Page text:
NYC Wants to Make It Harder to Get a Milkshake and an Egg Roll Without Taking Off Your Jammies
Local regulators want to put a cap on Grubhub's commissions.
Food delivery apps are bad for Manhattan's restaurant business. That's the sentiment behind a recent New York City Council push to rein in Grubhub, which some lawmakers say is taking advantage of the small dining establishments it serves.
"I would love for Grubhub to do the right thing and do more," Mark Gjonaj, chairman of the Council's small business committee, told The New York Times. "If they don't, we're going to be looking at serious legislation as we move forward that will make this a much more fair playing field."
Gjonaj is concerned about commission rates charged by delivery apps—Grubhub, Uber Eats, DoorDash, Postmates, and others—which range from 15 to 30 percent. (While some services charge a flat rate, Grubhub employs a sliding scale based on how much visibility a restaurant wants to receive.) With restaurant profit margins topping out somewhere between 3 and 6 percent, a growing chorus says those apps should charge restaurants less to connect them with customers.
Yet Grubhub, which is the largest restaurant ordering app in the country, argues that it is the lucrative bridge between restaurants and customers who wouldn't eat out if they couldn't get their food on Grubhub. A recent survey found that 67 percent of people using food delivery apps did so instead of cooking, which suggests those restaurants may not have received their business otherwise. Only 19 percent said a delivery app supplanted a restaurant visit.
Gjonaj rebuffed claims that delivery behemoths help restaurants develop loyal customers, who then come and eat in person. "As a matter of fact, many restaurant owners have said that the delivery services' orders are cannibalizing their existing customer base," he said in a letter to the New York State Liquor Authority (SLA), referencing the creeping suspicion that restaurant-goers who once enjoyed a meal out now retreat to the comfort of their own home, food in tow.
There is not enough consumer survey data to settle the question. But even if Gjonaj is right and delivery services are slowly chipping away at restaurant profit margins, is that the government's job to fix?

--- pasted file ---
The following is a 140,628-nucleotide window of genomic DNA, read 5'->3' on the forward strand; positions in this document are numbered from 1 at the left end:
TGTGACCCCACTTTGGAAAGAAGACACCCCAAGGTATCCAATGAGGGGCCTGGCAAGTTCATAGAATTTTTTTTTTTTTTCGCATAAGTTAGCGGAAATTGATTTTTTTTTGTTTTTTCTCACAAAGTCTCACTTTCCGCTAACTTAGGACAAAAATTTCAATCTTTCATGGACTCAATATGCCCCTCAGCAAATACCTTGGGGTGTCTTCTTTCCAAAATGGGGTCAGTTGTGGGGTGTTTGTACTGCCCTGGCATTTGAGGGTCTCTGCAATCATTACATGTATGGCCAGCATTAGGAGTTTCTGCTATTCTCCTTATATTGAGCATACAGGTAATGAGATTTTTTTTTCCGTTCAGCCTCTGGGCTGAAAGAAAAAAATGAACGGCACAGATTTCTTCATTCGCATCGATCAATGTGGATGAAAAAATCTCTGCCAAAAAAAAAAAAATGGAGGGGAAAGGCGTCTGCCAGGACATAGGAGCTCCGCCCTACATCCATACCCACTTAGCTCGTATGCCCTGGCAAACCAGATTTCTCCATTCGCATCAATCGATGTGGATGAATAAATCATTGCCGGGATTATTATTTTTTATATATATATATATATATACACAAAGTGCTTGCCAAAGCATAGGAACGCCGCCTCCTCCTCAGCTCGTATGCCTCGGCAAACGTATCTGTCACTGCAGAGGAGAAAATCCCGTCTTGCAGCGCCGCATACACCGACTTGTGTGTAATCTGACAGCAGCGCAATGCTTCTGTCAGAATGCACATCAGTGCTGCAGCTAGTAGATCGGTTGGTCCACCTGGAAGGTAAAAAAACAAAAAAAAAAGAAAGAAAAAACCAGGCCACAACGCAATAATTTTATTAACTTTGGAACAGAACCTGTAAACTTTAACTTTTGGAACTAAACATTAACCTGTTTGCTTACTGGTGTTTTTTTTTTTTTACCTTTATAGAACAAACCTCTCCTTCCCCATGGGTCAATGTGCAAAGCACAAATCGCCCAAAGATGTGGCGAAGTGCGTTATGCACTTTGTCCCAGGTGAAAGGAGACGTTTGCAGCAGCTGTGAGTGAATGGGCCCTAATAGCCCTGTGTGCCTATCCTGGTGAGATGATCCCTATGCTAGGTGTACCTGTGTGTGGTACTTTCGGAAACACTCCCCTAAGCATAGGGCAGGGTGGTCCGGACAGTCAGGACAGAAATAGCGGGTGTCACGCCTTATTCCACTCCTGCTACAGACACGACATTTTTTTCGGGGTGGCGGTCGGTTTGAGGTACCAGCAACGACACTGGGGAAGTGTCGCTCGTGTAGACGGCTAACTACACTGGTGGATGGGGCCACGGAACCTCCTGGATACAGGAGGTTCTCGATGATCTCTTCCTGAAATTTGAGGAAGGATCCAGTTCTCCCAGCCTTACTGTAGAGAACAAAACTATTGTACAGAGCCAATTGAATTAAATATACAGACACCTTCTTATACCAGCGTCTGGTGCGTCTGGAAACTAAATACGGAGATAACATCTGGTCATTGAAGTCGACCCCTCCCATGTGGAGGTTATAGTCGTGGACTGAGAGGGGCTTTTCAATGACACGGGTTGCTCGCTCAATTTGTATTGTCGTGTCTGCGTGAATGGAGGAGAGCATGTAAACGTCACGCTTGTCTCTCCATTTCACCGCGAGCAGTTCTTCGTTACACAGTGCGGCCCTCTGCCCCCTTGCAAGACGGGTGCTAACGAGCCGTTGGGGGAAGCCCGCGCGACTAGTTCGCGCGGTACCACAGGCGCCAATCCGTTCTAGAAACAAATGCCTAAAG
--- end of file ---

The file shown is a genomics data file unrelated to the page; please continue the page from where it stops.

According to the SLA, the answer is yes. In a recent meeting agenda, it proposed making it illegal for those apps to charge more than 10 percent commission. There's one glaring problem with the plan: It would only apply to restaurants with liquor licenses, meaning that liquor-less establishments would need to apply—and pay for—a license in order to reap the benefits.
The policy is protectionist in another way, in that it sends the message that some businesses matter more than others. The New York Hospitality Alliance, for instance, threw their full weight behind the idea, writing that "the current retail environment is difficult enough without behemoth companies demanding ever-increasing percentages of small businesses' revenue in an unregulated manner." While the stance isn't surprising —the group advocates for the restaurant and bar industry—it is slightly hypocritical: the alliance previously and correctly fought against excessive wage regulation in the city.
Commission rates aren't the only scandal plaguing Grubhub. Unlike the other food delivery services, it has also come under fire for charging restaurants for phone calls made through the app that never yielded an order. The company has extended the window available for reviewing unfair charges to 120 days and is working to hone its algorithm around phone transactions, according to the Times. Restauranteurs are rightly upset about years of fees for nonexistent sales, and perhaps the issue should be litigated.
But when it comes to pricing, the New York City Council and State Liquor Authority should remember that it is not their job to determine which businesses win the long-game.